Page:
News stories about school budget crises have become as rampant as dandelions this spring. All over the US, citizens are voting on measures to keep the budget ax from falling on schools.
The same thing is happening in my town. Monday, I voted in favor of a budget override, mostly to help insulate the schools from what look to be disastrous cuts.
But I wonder where it will all end. How many more letters will the school superintendent need to write, urging voters to come to the rescue? How much does it cost to have good schools? And what happened to all those budget surpluses we heard about in the late 1990s?
Those questions are being asked in Oregon, where 40 percent of the state's students will have had their school year shortened due to cuts.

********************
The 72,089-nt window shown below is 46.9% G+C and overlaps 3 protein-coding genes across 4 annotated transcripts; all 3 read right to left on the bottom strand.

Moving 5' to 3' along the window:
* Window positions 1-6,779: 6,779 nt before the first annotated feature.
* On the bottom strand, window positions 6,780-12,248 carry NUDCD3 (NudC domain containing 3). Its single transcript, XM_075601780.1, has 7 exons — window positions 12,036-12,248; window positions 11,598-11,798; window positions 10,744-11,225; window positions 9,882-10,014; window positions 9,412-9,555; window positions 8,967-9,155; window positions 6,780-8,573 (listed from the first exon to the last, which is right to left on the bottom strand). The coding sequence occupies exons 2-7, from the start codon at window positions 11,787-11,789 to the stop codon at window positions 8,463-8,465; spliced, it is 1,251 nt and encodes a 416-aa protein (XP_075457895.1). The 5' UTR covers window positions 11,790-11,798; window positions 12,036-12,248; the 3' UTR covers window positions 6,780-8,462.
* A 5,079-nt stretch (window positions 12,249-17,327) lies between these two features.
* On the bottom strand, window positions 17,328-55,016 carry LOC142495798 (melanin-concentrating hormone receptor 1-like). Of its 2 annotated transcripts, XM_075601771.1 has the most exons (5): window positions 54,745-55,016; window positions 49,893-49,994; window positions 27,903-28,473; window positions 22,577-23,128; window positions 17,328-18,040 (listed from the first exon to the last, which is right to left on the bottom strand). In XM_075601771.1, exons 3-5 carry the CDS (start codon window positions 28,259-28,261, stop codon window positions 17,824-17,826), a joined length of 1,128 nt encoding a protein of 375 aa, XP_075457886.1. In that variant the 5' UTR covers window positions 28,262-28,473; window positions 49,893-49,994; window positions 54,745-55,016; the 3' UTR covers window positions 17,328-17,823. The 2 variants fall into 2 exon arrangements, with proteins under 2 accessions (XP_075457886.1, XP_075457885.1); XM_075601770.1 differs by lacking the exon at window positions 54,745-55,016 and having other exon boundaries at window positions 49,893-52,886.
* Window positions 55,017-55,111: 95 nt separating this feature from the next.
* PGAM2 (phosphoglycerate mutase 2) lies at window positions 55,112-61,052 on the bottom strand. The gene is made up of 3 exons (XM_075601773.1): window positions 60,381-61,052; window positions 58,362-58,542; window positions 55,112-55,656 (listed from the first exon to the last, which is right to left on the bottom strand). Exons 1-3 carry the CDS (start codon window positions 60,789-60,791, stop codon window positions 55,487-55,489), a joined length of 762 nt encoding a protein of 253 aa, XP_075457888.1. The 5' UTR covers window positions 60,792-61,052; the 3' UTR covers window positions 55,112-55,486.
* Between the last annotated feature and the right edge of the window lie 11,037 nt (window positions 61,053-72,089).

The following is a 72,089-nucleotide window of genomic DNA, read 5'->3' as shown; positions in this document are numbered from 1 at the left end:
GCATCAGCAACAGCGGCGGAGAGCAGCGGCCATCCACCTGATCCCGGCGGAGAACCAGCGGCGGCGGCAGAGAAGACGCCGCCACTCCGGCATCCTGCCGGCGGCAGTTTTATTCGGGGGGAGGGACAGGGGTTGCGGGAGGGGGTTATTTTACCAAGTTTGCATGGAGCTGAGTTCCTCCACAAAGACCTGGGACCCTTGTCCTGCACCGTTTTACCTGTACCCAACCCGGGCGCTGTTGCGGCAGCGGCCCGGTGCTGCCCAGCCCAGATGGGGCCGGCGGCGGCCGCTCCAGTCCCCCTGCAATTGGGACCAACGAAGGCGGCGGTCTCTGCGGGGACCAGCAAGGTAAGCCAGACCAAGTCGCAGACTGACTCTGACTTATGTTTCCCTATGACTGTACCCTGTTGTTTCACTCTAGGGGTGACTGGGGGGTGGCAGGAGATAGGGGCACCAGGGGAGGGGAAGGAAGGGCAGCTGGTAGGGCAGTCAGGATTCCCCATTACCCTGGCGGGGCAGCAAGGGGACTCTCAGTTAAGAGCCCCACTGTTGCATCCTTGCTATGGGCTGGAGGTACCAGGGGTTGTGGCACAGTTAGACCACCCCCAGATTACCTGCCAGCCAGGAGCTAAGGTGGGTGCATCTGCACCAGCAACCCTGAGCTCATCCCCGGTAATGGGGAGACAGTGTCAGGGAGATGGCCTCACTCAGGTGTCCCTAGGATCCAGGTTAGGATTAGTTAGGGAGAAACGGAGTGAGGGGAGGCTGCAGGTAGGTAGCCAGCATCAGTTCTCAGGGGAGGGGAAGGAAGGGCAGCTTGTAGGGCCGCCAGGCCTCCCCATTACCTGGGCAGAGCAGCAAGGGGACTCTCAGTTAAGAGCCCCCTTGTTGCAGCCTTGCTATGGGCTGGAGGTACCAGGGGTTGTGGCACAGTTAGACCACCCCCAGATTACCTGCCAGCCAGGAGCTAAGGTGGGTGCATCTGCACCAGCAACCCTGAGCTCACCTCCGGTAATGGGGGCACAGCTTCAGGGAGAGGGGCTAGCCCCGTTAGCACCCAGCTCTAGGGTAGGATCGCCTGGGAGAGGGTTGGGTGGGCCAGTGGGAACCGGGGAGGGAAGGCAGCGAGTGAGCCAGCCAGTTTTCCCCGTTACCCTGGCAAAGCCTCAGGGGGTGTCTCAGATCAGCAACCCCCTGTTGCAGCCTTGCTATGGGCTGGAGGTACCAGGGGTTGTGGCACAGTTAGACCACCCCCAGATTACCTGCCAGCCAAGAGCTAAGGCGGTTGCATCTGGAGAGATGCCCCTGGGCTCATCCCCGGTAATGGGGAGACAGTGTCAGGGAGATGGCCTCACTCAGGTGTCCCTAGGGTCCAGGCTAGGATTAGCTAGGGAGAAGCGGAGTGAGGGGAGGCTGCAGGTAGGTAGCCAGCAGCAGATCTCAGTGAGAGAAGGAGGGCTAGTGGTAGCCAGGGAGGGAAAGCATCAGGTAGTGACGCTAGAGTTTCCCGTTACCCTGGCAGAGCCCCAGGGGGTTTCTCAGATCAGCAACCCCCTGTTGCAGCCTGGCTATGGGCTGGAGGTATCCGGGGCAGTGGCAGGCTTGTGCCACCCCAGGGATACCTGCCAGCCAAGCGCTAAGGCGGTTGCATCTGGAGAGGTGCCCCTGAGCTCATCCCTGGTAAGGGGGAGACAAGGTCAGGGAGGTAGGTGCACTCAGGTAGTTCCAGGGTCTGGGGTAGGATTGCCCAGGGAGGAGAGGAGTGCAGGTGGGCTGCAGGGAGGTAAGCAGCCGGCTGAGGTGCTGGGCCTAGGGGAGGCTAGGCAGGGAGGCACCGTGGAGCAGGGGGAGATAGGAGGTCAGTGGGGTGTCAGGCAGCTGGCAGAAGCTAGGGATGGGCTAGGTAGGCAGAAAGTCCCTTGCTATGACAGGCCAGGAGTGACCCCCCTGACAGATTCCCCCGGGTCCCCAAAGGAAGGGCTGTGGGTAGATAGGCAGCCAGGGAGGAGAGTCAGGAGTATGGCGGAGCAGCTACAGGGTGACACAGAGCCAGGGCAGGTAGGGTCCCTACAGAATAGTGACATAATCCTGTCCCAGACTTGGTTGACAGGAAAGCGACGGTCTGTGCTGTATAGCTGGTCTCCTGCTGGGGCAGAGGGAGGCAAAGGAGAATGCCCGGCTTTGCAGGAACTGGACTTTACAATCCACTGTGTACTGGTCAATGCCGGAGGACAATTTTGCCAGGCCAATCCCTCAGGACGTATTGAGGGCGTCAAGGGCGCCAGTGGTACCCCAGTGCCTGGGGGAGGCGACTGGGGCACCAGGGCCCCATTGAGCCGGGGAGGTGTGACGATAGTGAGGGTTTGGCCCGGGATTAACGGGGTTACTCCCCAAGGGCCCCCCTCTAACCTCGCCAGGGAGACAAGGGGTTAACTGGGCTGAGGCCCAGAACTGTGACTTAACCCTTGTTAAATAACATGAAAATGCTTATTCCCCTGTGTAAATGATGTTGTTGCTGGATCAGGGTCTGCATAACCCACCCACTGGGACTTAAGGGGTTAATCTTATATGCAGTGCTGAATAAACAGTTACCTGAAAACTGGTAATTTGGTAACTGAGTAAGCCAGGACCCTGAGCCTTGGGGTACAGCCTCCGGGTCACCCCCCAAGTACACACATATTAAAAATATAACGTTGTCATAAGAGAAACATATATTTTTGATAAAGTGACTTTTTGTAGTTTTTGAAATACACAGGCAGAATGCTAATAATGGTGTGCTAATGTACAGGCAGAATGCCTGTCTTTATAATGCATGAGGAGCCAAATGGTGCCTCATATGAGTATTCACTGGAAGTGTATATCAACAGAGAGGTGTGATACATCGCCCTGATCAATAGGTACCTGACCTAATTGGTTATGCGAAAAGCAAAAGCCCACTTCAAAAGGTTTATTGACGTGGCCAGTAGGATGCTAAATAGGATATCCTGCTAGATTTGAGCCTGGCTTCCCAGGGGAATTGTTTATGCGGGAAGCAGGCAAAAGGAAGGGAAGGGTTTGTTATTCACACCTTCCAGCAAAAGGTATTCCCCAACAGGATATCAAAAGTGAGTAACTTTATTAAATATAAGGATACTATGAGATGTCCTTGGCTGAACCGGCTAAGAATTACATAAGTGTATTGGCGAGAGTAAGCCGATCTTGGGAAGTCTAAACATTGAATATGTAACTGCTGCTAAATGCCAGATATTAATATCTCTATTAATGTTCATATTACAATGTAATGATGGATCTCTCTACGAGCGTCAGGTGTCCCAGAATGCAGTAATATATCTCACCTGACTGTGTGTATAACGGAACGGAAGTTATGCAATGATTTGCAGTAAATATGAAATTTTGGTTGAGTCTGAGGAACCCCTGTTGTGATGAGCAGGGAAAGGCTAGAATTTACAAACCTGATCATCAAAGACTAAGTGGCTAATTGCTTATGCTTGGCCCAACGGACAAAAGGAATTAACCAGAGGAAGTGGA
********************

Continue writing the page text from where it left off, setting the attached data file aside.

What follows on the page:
One of the hardest hit has been Hillsboro, a Portland suburb. Facing a $15-million shortfall, the district started summer vacation 17 days early, on May 23. In fact, 31 out of 198 districts in Oregon changed their calendars.
"That's the shocking thing," says Gene Evans of the Oregon Department of Education. "If students aren't in school for the minimum number of hours, how are we going to meet standards?"
Multnomah County, which includes Portland, passed a local income tax to keep its schools afloat. And by opting out of the state's fiscal woes, the county is now the envy of its neighbors, who failed to pass similar measures.
It's troubling that wealthier districts can rally taxpayer support, while poorer districts are often left to fend for themselves.
I live in a town that can afford to support schools. But I feel a kinship with parents in Oregon and elsewhere who are wondering what next year's budget will bring.